After the fall of Jerusalem in 1187, the ruined church and monastery were abandoned by the Christians, who resettled in Acre. During this time Salah ad-Din established the Mount of Olives as a waqf. The chapel was then converted to a mosque, and a mihrab installed in it.
But because the vast majority of pilgrims to the site were Christian, to show a goodwill Salah ad-Din ordered the construction, two years later, of a second mosque nearby for Muslim worship while Christians continued to visit the main chapel. Around this time the complex was fortified with towers, walls, and guarded.
The main structure of the chapel is from the Crusader era. Which later the Muslim added the octagonal drum and stone dome. The interior of the chapel consists of a mihrab indicating the direction of Mecca in the south.
On the floor, inside a stone frame, is a slab of stone called the “Ascension Rock”. It used to be both footprints of Jesus. But the section bearing the left footprint taken to the Al-Aqsa Mosque in the Middle Ages. So what’s left here is the right footprint.
It feels great to be inside the chapel, knowing that Jesus once stepped on this stone and going up to the heaven. This is the last point where He touched the earth. But on the contrary, this place often marked as a disappointment from pilgrims. Looks like people expect more from this place rather than just a tiny chapel with one stone inside. There’s literally nothing else to see.
There’s a fresh water just to the left side from the chapel where you can refresh yourself with. It’s clean and fresh. The watchman who guards this place sells souvenirs just before the entrance to the chapel, such as a poster of Jerusalem (USD 10) and other stuff that I don’t remember.
We’re done with this place in less than 20 minutes. Literally, the shortest visit that we ever had for a pilgrim site during our trip in Israel. From this chapel, we’re moving to a certain viewpoint where there’s this photo spot, with the view of Jerusalem and Temple Mount as the background. I think this is the place where every tourist will have a group photo because most tour company will bring us here.
But know this, they will print the photo. You can purchase it for $15 (if I’m not mistaken). And I’m sorry, I don’t mean to be negative, but I don’t think it’s worth my money.
First, it’s taken under a very harsh daylight sun which is not good. Second, the photographer used only a mediocre DSLR camera with kit lens. Third, the Temple Mount in the background will be photoshopped and made bigger in the printed version, it looks really fake. So if you are going through a group photo on Mount Olives like me, maybe you can really consider saving your money.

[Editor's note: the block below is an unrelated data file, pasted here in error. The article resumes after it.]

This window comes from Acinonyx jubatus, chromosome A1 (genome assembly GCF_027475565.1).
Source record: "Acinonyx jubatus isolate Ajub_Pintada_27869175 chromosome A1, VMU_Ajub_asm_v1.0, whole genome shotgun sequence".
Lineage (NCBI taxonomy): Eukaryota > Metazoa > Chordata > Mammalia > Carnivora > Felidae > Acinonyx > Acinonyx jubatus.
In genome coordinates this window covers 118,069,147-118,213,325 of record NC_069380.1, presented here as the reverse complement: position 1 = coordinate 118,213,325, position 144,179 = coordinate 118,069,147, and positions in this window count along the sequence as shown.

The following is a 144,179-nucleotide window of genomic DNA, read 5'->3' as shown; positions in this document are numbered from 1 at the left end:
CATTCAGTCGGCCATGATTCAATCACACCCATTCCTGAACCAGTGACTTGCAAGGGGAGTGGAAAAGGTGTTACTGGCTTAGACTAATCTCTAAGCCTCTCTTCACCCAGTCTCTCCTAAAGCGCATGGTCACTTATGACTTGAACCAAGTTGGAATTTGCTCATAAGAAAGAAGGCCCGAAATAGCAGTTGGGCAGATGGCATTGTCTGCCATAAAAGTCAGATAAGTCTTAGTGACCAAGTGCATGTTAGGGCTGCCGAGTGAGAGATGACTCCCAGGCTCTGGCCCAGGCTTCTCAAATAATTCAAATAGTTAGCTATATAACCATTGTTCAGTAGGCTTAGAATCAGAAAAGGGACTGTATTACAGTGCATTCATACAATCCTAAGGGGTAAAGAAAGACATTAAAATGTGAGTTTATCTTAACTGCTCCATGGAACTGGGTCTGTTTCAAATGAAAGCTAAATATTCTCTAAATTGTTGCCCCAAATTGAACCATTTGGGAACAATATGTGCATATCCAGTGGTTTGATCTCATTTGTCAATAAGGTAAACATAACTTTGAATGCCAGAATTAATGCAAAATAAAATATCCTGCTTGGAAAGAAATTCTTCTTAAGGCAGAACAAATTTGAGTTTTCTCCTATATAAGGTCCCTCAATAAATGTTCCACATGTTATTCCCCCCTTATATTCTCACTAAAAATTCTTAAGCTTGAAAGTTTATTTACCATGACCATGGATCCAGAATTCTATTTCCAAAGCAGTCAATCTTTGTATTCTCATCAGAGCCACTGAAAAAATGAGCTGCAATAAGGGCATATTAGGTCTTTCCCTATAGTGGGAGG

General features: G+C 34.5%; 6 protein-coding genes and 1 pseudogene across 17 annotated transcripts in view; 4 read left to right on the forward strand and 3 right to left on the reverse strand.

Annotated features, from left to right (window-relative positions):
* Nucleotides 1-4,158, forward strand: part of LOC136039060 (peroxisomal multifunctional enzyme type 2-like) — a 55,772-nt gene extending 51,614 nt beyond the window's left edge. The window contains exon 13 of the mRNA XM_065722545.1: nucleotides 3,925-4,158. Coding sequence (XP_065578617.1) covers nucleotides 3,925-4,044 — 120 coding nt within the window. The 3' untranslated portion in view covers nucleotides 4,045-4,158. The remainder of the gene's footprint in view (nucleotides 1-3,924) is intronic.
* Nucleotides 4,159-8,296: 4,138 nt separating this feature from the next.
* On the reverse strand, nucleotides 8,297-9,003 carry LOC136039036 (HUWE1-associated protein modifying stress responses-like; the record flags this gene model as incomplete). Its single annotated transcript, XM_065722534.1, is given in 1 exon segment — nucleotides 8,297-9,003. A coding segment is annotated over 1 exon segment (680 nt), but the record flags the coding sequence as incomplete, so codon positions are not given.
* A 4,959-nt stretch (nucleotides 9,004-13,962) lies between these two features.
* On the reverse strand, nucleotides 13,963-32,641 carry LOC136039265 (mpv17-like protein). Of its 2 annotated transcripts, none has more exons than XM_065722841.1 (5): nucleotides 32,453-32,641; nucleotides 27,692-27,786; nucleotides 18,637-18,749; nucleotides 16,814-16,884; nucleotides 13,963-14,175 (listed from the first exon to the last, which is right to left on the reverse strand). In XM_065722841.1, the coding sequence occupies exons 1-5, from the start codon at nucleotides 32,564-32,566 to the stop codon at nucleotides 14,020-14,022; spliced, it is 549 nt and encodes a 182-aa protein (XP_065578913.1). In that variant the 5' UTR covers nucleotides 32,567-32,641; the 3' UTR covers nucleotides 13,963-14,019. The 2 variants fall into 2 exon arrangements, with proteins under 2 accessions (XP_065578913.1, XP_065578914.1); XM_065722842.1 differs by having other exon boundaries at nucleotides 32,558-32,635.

So if you are going through a group photo on Mount Olives like me, maybe you can really consider saving your money. But if you feel like buying, then just do it. I don’t have the group photo with me, but to give you the idea of what is it look like in the background, here’s some photo.
Usually, after the group photo, the route will be walking down the hill to the churches along the way ending in the Church of All Nation and Gethsemane. Which I will share later. There are another three possible sites on Mount of Olives that commemorate the Ascension of Jesus.
At the summit is the Russian Orthodox Church of the Ascension, dating from the late 19th century. A tall tower, one of Jerusalem’s most prominent landmarks, was built to enable pilgrims to see the Jordan River.
On the north side is the German Lutheran Church of the Ascension (also known as Augusta Victoria, after the wife of the Emperor Wilhelm II of Germany who initiated plans for the church in 1898), dating from the early 20th century. The fortress-like compound with a tall bell tower now hosts a hospital for the Palestinian population of Jerusalem.
Between the Russian and Lutheran churches is the Greek Orthodox Viri Galilaei Church. Its name means “men of Galilee”, a reference to the question posed to the apostles by two men in white after the Ascension: “Men of Galilee, why do you stand looking up to heaven…?”
Viewing Point at Dominus Flevit Church
We made our stop at the Dominus Flevit Church, where there is a viewing point. You can see the jews graveyard, golden gate, and temple mount. Mr. Dani made a short session explain to us about Jerusalem at this viewpoint.
I guess that’s everything I have for this post. Is it worth a visit? The Chapel of Ascension? Maybe I would say, the walk from the chapel to the Gethsemane altogether with the places you can visit along the way is what makes it worth. I really enjoy walking that way, I don’t see any reason why you should not.
I hope you enjoy this post. Thank you so much for reading. Give it a like, share and definitely, subscribe. Until next post. Bye!
- If you’re looking for flights to visit this place, click here.
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Here’s my itinerary for my second day in Jerusalem :